So where is the microphone at the end of the film? We heard many interesting answers last night: the saxophone itself, the window(s), the door (which Caul may have partially dismantled; we can’t tell from our POV), the Shell No-Pest Strips hanging from the ceiling (doubtful). In the Blu-ray audio commentary, Coppola states that some have suggested the mic is in Caul’s saxophone strap. (To hear Coppola’s answer, you’ll have to listen to the commentary.) Others suggested that perhaps the microphone is a manifestation of Caul’s guilty conscience and doesn’t exist at all. In fact, several audience members suggested that the unreliability of Caul’s point of view calls into question several of the film’s key moments.
We all agreed that Caul is a terribly complex character, unable to have any kind of meaningful relationships with people, content to hide (underneath his transparent raincoat, in the “cage” of his warehouse workshop, etc.), his only real voice coming from his saxophone. In the end, he’s totally isolated. Can we imagine him any other way?
Here at the end of the five-week series, I’ve learned much about my audience and myself. While I knew a couple of the films would be a challenge for some of our regulars (people walked out of both Blue Collar and Cutter’s Way), I thought those challenges would stretch their cinematic muscles and I believe they did. (Some of those who walked out of those films returned last night for The Conversation.) While a few mentioned, “This one wasn’t for me,” others said they hoped to rewatch them (especially Cutter’s Way).
With the exception of Network, most of the audiences had never seen these films. Oddly enough, Cutter’s Way, the least-known film, brought in the largest audience for the series. I’m thankful that the Great Movies has developed enough of a loyal following that many are willing to take a chance on whatever we show. I also have to balance challenging, unfamiliar titles with films they’ll feel right at home with. (The primary purpose for showing Cold Turkey was to lighten things up in a fairly bleak series.) For the past four years I’ve been leading the Great Movies at the library, I’ve tried for a balance, screening popular favorites (Casablanca, Singin’ in the Rain, Rear Window) with films that are less-familiar (Ace in the Hole, In a Lonely Place, The Night of the Hunter). I’m still working on striking that balance. It’s a challenge, but it’s so much fun.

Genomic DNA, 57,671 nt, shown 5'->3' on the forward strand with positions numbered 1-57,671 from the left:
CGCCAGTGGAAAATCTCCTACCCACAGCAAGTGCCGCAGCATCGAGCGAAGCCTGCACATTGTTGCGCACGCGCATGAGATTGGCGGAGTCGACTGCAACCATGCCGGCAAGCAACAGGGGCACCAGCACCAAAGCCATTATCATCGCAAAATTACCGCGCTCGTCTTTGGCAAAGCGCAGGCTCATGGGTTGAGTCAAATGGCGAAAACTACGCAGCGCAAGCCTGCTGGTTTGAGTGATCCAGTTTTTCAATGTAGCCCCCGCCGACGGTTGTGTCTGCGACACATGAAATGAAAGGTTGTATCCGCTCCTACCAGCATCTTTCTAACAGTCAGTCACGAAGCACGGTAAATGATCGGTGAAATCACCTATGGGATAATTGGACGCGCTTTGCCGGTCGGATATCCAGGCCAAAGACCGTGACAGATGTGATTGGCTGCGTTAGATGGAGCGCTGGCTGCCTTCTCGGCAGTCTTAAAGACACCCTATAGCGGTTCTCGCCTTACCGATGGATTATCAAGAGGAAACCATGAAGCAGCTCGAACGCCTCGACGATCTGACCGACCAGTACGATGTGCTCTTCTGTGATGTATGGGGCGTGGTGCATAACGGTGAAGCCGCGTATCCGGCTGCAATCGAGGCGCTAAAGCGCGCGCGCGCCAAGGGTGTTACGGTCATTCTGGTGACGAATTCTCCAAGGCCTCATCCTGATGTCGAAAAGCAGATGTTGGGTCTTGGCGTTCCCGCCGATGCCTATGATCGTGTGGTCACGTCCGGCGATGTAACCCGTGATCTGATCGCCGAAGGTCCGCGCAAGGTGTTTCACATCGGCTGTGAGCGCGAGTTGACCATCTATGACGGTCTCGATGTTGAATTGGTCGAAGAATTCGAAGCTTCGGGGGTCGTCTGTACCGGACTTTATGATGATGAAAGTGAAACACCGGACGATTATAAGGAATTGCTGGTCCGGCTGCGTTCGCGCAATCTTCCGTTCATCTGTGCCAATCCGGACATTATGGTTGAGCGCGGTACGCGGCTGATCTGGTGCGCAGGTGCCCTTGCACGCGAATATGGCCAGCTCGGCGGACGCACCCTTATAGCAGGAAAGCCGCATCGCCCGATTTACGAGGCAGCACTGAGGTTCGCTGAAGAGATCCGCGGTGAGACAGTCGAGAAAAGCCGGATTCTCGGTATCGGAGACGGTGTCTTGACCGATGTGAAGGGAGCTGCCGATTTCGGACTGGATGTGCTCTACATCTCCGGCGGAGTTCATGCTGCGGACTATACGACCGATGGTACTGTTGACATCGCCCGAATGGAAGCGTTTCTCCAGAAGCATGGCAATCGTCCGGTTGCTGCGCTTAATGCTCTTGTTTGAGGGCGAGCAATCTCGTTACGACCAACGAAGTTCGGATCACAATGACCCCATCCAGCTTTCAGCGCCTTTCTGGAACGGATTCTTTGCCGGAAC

One of my friends/co-workers doesn’t attend the library movies (she’s usually working, after all), but we’ve had a wonderful movie exchange/discussion going on for a few years. She sometimes tells me of a movie she’s seen or rewatched, noticing things she previously wouldn’t have noticed (for good or bad). “You’ve taught me to look at movies in a completely different way,” she once said. Sometimes that’s a frustration for her in that she sees the problems in many movies. I’m honored and humbled by that, but glad that I had a small part in helping her see things with a different perspective. My purpose in the Great Movies isn’t so much to educate, but to help them appreciate both familiar and unfamiliar films and, most importantly, to get people talking about them, keeping these films alive.
So thanks to all who come out to our movie events. I appreciate your support and your love for movies. Let’s keep this thing going.